While Nigeria is illustrative, it is hardly unique. In fact, according to the US Library of Congress, November 2021 cryptocurrencies were banned, explicitly or implicitly, in about half of all countries in Africa.

Worth noting here are the words of the renowned University of Nairobi Professor of Entrepreneurship Bitange Ndemo:

“Blockchain technologies are the future, and any attempt to ban them – or even excessively intervene in their operations – would face the same fate as other state attempts to limit behavior.”

Nevertheless, despite a somewhat hostile, or at least skeptical, stance on cryptocurrency trading and ownership in many countries across the continent, an increasing number of governments have been more open to other uses of blockchain technology, especially the digital currencies of central banks (CBDCs).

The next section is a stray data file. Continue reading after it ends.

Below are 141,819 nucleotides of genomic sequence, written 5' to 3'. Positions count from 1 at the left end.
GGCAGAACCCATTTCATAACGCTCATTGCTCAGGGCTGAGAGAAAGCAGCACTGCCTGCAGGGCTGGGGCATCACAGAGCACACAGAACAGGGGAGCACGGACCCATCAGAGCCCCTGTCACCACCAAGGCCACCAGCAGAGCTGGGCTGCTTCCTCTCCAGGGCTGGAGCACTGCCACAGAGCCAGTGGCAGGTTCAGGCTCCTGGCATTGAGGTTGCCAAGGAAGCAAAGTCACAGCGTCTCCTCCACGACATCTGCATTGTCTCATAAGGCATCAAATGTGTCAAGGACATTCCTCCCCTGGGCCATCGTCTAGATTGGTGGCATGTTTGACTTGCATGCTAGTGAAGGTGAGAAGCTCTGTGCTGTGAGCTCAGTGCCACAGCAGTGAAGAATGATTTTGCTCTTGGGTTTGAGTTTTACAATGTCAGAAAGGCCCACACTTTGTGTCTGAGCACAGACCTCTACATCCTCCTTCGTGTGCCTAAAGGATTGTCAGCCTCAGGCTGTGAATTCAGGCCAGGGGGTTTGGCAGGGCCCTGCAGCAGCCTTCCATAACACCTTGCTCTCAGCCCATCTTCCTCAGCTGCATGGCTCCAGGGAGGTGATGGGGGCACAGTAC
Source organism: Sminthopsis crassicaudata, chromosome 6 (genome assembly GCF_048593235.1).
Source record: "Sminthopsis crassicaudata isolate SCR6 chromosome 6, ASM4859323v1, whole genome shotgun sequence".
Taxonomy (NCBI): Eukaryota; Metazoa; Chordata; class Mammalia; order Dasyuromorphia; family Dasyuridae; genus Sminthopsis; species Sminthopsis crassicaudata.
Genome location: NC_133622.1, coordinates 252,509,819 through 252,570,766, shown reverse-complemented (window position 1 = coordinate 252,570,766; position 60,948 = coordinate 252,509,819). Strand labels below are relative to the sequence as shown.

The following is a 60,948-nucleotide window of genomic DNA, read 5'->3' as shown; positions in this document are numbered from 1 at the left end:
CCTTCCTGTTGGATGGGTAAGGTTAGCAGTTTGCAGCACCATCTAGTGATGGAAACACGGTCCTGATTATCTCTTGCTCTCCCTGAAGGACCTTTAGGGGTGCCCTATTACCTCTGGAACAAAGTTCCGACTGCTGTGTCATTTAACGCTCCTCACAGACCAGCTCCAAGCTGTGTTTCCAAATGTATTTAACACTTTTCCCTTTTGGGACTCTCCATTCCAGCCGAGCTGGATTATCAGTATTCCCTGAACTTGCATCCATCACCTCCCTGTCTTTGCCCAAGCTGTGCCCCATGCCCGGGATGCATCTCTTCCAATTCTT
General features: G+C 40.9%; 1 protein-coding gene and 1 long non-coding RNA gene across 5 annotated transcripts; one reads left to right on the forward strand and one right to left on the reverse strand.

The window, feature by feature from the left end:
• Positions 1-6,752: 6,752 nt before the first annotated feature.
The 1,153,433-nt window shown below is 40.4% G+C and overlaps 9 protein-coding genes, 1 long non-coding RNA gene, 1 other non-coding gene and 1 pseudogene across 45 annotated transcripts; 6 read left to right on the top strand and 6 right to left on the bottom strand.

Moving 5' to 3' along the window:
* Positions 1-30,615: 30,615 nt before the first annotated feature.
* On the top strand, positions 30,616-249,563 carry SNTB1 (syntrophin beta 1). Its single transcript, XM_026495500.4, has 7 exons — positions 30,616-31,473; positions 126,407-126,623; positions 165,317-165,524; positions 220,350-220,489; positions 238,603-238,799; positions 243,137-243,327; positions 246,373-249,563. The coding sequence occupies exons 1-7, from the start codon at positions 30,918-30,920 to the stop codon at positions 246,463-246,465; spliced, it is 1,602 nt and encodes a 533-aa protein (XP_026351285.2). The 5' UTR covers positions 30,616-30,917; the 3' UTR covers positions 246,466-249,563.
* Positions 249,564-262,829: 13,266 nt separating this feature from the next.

Nigeria launched its e-Naira in October 2021, South Africa participates in Bank for International Settlements’ multi-CBDC experimental project Dunbar, and Morocco, Tunisia, Ghana, Kenya, Rwanda, Madagascar, Mauritius and most recently Uganda are all active digital currency research supported of their respective central banks.

Related: What is a CBDC? Why central banks want to get into digital currencies

As more governments across the continent explore blockchain-based solutions, albeit limited to CBDCs, there is a perception that they will increasingly develop a more informed approach to the Web3 economy along with policy frameworks that are more in line with the needs of everyday users. While this remains to be seen, such optimism is welcome.